If a picture is worth a thousand words, what does your professional photo say about you?
On a professional networking site such as LinkedIn, your picture may affect the opportunities that come your way — especially if you haven’t met the other party in person.
An eye-tracking heatmap created by job site TheLadders found that recruiters spend 19% of their time on your online profile looking at your picture. Not as much time is spent on your skills or past work experience. Therefore, your picture plays a big role in whether you’re able to interest a recruiter enough to reach out to you.
You want to look like a credible, confident, and professional person who anyone would want to have in their office.
Career coach Barbara Pachter outlines guidelines for professional profile pictures in her latest book “The Essentials of Business Etiquette.” We pulled out the most important ones you need to know:
1. Always use a photo.
“It is important to include a photograph,” says Pachter. “It can also help in making sure that people know that they have connected with the right person.” For example, there may be many people named Bill Thomas, so a photo helps identify the right Bill Thomas. LinkedIn profiles with a photo are seven times more likely to be viewed than ones without an uploaded photo.
2. Use a recent photo of yourself.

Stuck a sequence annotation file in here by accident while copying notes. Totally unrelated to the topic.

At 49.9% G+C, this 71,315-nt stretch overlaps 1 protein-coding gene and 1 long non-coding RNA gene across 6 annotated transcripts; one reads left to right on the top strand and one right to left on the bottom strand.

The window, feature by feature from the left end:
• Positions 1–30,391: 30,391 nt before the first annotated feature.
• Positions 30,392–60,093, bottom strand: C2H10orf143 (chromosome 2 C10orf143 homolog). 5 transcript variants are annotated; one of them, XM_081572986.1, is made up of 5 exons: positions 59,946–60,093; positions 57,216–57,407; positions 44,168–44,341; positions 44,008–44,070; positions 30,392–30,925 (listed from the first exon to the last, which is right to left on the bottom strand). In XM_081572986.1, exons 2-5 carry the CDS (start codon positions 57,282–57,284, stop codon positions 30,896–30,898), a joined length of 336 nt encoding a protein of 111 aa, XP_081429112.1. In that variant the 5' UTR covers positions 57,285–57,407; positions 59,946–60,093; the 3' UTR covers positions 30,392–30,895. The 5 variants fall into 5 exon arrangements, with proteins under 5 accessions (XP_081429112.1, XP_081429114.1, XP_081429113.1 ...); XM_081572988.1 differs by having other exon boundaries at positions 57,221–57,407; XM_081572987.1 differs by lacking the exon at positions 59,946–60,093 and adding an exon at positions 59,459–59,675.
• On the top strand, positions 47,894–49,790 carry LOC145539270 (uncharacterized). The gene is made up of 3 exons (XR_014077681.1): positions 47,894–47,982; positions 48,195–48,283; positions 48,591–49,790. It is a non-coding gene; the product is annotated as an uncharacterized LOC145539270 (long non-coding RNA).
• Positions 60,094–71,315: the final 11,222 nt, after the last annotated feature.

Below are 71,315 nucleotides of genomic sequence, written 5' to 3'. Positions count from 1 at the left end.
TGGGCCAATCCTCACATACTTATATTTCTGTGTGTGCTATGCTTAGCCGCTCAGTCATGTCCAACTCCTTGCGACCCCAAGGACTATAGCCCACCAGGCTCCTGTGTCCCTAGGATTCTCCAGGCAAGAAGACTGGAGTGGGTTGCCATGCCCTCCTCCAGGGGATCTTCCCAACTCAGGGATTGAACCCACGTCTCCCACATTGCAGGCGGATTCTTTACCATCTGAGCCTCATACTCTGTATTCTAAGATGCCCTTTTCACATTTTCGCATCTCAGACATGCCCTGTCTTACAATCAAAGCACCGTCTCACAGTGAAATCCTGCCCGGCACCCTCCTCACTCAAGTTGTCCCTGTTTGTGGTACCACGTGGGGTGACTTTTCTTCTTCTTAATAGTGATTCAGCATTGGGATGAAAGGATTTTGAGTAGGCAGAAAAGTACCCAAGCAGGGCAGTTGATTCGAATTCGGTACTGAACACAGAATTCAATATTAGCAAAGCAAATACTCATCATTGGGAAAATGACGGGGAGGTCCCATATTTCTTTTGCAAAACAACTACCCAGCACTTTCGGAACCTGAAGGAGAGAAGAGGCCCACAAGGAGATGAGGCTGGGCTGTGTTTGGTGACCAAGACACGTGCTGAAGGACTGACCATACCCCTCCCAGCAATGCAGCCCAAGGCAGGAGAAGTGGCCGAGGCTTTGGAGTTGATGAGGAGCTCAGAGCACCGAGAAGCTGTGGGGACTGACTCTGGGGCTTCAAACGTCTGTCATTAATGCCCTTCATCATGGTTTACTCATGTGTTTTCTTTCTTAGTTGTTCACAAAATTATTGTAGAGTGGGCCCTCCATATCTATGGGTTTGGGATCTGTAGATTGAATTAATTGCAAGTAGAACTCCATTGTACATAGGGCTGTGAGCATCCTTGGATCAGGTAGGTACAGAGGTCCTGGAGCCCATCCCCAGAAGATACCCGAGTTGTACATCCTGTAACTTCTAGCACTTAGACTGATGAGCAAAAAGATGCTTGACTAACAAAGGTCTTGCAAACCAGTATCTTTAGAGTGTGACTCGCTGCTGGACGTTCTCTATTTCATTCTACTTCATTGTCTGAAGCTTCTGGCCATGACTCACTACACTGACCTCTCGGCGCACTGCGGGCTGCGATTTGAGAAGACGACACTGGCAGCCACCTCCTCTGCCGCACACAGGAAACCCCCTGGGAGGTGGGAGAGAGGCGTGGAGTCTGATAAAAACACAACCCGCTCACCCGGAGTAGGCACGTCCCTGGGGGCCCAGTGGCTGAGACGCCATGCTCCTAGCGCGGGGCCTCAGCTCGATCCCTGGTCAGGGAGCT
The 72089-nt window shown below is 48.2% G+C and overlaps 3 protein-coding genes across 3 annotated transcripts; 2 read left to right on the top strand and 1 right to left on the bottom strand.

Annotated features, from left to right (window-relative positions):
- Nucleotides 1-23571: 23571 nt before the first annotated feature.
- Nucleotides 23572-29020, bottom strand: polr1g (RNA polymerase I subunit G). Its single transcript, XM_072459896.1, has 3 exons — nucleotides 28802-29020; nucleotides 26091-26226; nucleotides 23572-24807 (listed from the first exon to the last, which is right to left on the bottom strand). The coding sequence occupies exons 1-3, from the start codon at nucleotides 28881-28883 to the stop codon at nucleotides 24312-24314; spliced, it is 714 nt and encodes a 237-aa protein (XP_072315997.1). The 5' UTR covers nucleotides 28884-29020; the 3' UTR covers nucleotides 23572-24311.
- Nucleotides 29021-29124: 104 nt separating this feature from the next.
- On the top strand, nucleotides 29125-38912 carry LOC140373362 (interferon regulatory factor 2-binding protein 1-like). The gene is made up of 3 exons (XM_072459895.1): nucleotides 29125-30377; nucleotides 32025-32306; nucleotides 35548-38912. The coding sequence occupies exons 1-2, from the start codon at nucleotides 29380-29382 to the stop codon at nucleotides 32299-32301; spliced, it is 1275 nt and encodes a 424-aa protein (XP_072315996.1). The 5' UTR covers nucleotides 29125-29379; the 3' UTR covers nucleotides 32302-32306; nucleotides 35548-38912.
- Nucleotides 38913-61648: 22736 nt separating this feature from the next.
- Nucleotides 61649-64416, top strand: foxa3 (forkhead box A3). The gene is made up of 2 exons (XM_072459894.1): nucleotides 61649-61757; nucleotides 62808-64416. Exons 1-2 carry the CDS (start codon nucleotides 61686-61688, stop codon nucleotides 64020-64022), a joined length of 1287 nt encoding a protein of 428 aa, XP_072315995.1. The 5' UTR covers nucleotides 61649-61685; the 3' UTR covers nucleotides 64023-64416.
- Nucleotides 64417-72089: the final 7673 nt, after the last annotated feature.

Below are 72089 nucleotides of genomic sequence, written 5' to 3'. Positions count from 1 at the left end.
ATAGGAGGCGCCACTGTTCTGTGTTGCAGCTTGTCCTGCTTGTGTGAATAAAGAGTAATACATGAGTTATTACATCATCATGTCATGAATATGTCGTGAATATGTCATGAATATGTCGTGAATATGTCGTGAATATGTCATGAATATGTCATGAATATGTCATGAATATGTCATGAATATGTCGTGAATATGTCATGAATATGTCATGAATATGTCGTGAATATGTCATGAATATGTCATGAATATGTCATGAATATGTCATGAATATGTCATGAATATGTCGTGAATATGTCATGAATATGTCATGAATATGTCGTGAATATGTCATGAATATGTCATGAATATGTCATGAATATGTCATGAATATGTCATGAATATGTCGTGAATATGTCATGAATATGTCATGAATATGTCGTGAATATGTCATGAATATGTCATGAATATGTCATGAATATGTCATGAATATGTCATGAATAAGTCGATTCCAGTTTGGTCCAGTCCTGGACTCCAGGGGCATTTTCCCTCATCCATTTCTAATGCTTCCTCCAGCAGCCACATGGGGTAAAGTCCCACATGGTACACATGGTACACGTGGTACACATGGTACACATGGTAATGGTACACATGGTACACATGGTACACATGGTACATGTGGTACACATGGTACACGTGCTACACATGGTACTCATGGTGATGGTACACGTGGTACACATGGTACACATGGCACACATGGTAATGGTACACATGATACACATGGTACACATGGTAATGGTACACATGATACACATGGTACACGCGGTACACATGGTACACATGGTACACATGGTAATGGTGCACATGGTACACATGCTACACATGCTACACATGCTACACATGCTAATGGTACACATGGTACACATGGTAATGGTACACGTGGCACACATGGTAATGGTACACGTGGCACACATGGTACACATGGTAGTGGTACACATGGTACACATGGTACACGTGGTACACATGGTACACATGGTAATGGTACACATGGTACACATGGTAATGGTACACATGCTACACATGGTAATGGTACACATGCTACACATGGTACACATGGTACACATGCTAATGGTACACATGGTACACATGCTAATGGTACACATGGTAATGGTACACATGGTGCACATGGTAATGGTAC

We like to post photos that we think look like the best version of ourselves, but if your photo was taken eight to 10 years ago, it’s too old, says Pachter.
If people are surprised when they meet you in person because you look nothing like your picture, they may wonder why you posted such a misleading photo.
3. You should be the only subject in the photo.
It’s your professional profile picture, so it should focus on you. This means no inanimate objects, group shots, or photos of you with your significant other, child, or pets.
4. Your face should be in focus.
“The background can be slightly out of focus, but your features need to be sharp, not blurred,” says Pachter. If there are darker shadows in the background, make sure they aren’t obscuring your face.
5. Wear appropriate professional or business casual attire.
“Appear as you usually would in a business situation,” says Pachter. “This may also mean that you are freshly shaven or wearing [appropriate] makeup and jewelry.”
Never post a photo of yourself at the beach, in a night club, or even running a marathon.
6. Keep your head straight and upright.
Pachter says women, in particular, tend to tilt their heads in photos, which makes them look less self-assured. Again, this is your professional photo, so you need to look confident and capable in it.
7. Use a pleasant facial expression.
You need to look like someone others will want to work with, Pachter advises. This means looking pleasant and confident and not having a “too serious” look on your face.
“Photos should express vivaciousness and life,” she says. “Not sad, angry, or vacant stares. Also, stick to color rather than black and white shots.”
8. Don’t use your company’s product or logo as a photo.
People want to connect with you as an individual, so avoid displaying your company’s logo — unless it’s your company’s page. Once they connect with you, they’ll be able to learn about your product and your company via your company page.